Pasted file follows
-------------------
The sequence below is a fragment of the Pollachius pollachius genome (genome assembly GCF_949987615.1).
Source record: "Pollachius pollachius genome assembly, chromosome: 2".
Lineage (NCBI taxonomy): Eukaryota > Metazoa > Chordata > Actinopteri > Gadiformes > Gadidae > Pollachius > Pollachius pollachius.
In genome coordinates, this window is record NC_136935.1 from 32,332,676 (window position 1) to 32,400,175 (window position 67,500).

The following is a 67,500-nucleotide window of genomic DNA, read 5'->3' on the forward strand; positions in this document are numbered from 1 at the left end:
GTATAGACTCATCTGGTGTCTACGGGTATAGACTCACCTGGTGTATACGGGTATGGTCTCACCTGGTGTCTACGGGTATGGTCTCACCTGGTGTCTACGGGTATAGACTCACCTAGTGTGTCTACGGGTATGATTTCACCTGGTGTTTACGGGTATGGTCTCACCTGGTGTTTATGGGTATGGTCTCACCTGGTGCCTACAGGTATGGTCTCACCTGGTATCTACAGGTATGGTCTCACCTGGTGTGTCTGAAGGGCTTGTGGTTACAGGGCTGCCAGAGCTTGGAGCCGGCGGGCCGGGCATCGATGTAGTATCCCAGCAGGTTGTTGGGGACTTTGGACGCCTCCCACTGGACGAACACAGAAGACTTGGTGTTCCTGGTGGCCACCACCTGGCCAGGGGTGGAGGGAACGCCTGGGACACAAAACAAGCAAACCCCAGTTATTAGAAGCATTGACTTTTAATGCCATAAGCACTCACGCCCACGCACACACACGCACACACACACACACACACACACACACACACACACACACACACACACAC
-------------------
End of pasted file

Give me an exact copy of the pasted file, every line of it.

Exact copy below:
The sequence below is a fragment of the Pollachius pollachius genome (genome assembly GCF_949987615.1).
Source record: "Pollachius pollachius genome assembly, chromosome: 2".
Lineage (NCBI taxonomy): Eukaryota > Metazoa > Chordata > Actinopteri > Gadiformes > Gadidae > Pollachius > Pollachius pollachius.
In genome coordinates, this window is record NC_136935.1 from 32,332,676 (window position 1) to 32,400,175 (window position 67,500).

The following is a 67,500-nucleotide window of genomic DNA, read 5'->3' on the forward strand; positions in this document are numbered from 1 at the left end:
GTATAGACTCATCTGGTGTCTACGGGTATAGACTCACCTGGTGTATACGGGTATGGTCTCACCTGGTGTCTACGGGTATGGTCTCACCTGGTGTCTACGGGTATAGACTCACCTAGTGTGTCTACGGGTATGATTTCACCTGGTGTTTACGGGTATGGTCTCACCTGGTGTTTATGGGTATGGTCTCACCTGGTGCCTACAGGTATGGTCTCACCTGGTATCTACAGGTATGGTCTCACCTGGTGTGTCTGAAGGGCTTGTGGTTACAGGGCTGCCAGAGCTTGGAGCCGGCGGGCCGGGCATCGATGTAGTATCCCAGCAGGTTGTTGGGGACTTTGGACGCCTCCCACTGGACGAACACAGAAGACTTGGTGTTCCTGGTGGCCACCACCTGGCCAGGGGTGGAGGGAACGCCTGGGACACAAAACAAGCAAACCCCAGTTATTAGAAGCATTGACTTTTAATGCCATAAGCACTCACGCCCACGCACACACACGCACACACACACACACACACACACACACACACACACACACACACACACAC